3. Who shall ascend unto. It being very well known that it was of pure grace that God erected his sanctuary, and chose for himself a dwelling-place among the Jews, David makes only a tacit reference to this subject. He insists principally on the other point contained in the verse, that of distinguishing true Israelites from the false and bastards. He takes the argument by which he exhorts the Jews to lead a holy and righteous life from this, that God had separated them from the rest of the world, to be his peculiar inheritance. The rest of mankind, it is true, seeing they were created by him, belong to his empire; but he who occupies a place in the church is more nearly related to him. All those, therefore, whom God receives into his flock he calls to holiness; and he lays them under obligations to follow it by his adoption. Moreover, by these words David indirectly rebukes hypocrites, who scrupled not falsely to take to themselves the holy name of God, as we know that they are usually lifted up with pride, because of the titles which they take without having the excellencies which these titles imply, contenting themselves with bearing only outside distinctions; yea, rather he purposely magnifies this singular grace of God, that every man may learn for himself, that he has no right of entrance or access to the sanctuary, unless he sanctify himself in order to serve God in purity. The ungodly and wicked, it is true, were in the habit of resorting to the tabernacle; and, therefore, God, by the Prophet Isaiah, (Isaiah 1:12) reproaches them for coming unworthily into his courts, and wearing the pavement thereof. But David here treats of those who may lawfully enter into God's sanctuary. The house of God being holy, if any rashly, and without a right, rush into it, their corruption and abuse are nothing else but polluting it. As therefore they do not go up thither lawfully, David makes no account of their going up; yea, rather, under these words there is included a severe rebuke, of the conduct of wicked and profane men, in daring to go up into the sanctuary, and to pollute it with their impurity. On this subject I have spoken more fully on the 15th psalm. In the second part of the verse he seems to denote perseverance, as if he had said, Who shall go up into the hill of Sion, to appear and stand in the presence of God? The Hebrew word qvm, kum, it is true, sometimes signifies to rise up, but it is generally taken for to stand, as we have seen in the first psalm. And although this is a repetition of the same idea, stated in the preceding clause, it is not simply so, but David, by expressing the end for which they ought to go up, illustrates and amplifies the subject; and this repetition and amplification we find him often making use of in other psalms. In short, how much soever the wicked were mingled with the good in the church, in the time of David, he declares how vain a thing it is to make an external profession unless there be, at the same time, truth in the inward man. What he says concerning the tabernacle of the covenant must be applied to the continual government of the church.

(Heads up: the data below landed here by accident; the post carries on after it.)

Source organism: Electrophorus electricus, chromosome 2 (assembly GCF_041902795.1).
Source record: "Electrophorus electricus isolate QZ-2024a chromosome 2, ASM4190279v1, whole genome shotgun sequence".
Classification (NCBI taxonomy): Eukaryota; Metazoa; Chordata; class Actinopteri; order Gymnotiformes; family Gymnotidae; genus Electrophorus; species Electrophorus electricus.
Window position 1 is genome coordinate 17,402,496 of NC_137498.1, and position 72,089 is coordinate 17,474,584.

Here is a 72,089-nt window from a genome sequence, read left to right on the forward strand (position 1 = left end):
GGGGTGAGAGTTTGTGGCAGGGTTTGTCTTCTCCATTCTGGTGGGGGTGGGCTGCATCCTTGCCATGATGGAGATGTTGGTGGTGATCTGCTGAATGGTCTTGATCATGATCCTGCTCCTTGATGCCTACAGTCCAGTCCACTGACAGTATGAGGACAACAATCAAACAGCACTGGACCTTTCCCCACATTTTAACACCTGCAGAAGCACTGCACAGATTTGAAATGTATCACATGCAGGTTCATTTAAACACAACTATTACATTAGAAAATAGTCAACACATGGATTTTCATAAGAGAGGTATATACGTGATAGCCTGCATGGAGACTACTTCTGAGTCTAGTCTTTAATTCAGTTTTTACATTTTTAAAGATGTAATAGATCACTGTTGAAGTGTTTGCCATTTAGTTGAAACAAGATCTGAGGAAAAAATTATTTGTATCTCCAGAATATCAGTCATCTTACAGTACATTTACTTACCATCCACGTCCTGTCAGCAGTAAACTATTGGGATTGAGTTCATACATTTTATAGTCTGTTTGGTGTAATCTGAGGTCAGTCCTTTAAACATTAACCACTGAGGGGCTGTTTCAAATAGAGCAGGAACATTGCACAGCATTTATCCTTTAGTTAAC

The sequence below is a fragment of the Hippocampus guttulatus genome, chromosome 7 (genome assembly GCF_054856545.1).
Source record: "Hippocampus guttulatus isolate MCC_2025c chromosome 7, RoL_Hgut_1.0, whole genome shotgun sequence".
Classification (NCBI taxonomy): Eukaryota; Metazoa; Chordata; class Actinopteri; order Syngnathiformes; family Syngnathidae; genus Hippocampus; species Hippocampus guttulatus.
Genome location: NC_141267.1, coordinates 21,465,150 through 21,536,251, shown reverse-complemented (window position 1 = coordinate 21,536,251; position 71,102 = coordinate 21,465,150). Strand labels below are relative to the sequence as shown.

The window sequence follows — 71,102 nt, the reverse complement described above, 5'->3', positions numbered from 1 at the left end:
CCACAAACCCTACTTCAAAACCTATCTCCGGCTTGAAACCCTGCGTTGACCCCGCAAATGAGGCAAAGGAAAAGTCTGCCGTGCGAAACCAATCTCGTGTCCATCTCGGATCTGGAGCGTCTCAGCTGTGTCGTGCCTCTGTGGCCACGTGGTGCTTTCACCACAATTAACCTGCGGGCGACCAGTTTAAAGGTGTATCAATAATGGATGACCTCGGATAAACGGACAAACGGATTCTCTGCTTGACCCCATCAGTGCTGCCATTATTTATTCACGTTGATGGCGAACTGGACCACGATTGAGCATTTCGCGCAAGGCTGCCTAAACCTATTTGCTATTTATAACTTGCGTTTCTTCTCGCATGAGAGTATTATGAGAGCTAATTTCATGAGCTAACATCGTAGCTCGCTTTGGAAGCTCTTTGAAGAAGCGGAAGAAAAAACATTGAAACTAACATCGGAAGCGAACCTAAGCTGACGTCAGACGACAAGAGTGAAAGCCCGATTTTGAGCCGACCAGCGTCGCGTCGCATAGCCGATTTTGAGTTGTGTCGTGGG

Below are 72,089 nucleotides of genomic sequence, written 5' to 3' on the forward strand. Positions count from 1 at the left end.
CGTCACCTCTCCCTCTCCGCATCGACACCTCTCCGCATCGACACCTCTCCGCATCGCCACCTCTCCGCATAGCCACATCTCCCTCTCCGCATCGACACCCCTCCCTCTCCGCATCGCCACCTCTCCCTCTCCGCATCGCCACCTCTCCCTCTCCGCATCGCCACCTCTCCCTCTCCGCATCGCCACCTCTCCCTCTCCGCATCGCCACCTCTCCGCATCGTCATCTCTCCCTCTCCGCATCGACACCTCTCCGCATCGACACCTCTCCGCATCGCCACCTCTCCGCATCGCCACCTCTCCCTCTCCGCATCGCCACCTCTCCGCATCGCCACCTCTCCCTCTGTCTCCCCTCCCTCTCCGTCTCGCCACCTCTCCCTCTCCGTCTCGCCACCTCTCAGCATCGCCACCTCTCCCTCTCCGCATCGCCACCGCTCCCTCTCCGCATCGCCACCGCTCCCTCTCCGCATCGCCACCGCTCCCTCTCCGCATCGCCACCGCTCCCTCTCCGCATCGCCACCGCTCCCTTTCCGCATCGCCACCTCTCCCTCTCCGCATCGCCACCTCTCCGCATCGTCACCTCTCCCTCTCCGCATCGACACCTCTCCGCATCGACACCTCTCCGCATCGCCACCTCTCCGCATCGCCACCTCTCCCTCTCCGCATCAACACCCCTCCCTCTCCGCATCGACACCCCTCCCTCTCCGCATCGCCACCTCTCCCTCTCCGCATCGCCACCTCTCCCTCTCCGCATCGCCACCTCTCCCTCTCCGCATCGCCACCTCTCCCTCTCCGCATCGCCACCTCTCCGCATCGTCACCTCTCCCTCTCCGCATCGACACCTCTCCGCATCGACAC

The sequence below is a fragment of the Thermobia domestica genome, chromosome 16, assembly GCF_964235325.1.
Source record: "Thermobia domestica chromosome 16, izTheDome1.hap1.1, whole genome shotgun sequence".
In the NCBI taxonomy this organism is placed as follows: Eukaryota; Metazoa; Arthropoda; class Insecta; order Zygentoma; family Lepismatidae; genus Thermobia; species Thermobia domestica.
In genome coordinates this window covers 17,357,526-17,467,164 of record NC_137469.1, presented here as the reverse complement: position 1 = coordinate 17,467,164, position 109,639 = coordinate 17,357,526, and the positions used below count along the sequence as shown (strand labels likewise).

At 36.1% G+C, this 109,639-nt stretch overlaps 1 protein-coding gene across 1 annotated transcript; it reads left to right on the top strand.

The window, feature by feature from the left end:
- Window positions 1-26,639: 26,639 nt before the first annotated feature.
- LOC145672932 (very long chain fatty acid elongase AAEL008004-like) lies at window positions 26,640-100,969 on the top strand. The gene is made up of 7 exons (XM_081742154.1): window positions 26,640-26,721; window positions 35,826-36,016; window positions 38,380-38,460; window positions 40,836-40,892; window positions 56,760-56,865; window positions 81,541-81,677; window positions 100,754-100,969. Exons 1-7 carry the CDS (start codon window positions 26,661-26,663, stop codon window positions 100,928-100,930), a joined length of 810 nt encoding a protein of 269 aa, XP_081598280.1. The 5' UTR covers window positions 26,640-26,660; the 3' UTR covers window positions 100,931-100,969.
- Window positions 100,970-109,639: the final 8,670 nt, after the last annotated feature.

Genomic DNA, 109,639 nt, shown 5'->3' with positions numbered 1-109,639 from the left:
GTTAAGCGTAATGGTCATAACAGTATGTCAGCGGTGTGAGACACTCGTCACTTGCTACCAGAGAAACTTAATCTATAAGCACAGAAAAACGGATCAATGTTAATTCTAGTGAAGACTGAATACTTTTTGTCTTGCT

4. He who is clean of hands, and pure of heart. Under the purity of the hands and of the heart, and the reverence of God's name, he comprehends all religion, and denotes a well ordered life. True purity, no doubt, has its seat in the heart, but it manifests its fruits in the works of the hands. The Psalmist, therefore, very properly joins to a pure heart the purity of the whole life; for that man acts a ridiculous part who boasts of having a sound heart, if he does not show by his fruits that the root is good. On the other hand, it will not suffice to frame the hands, feet, and eyes, according to the rule of righteousness, unless purity of heart precede outward continence. If any man should think it absurd that the first place is given to the hands, we answer without hesitation, that effects are often named before their causes, not that they precede them in order, but because it is sometimes advantageous to begin with things which are best known. David, then, would have the Jews to bring into the presence of God pure hands, and these along with an unfeigned heart. To lift up, or to take his soul, I have no doubt is here put for to swear. It is, therefore, here required of the servants of God, that when they swear, they do it with reverence and in good conscience, and, under one particular, by synecdoche, is denoted the duty of observing fidelity and integrity in all the affairs of life. That mention is here made of oaths, appears from the words which immediately follow, And hath not sworn deceitfully, which are added as explanatory of what goes before. As, however, there is a twofold reading of the Hebrew word for soul, that is to say, as it may be read, my soul, or his soul, on account of the point hirek, some Jewish commentators read, Who hath not lifted up my soul to vanity, and understand the word my as spoken of God, an exposition which I reject as harsh and strained. It is a manner of speaking which carries in it great emphasis, for it means, that those who swear offer their souls as pledges to God. Some, however, may perhaps prefer the opinion, that to lift up the soul, is put for to apply it to lying, an interpretation to the adoption of which I have no great objection, for it makes little difference as to the sense. A question may here be raised -- it may be asked, why David does not say so much as one word concerning faith and calling upon God. The reason of this is easily explained. As it seldom happens that a man behaves himself uprightly and innocently towards his brethren, unless he is so endued with the true fear of God as to walk circumspectly before him, David very justly forms his estimate of the piety of men towards God by the character of their conduct towards their fellow-men. For the same reason, Christ (Matthew 23:23) represents judgment, mercy, and faith, as the principal points of the law; and Paul calls |charity| at one time |the end of the law,| (1 Timothy 1:5) and at another |the bond of perfection| (Colossians 3:14.)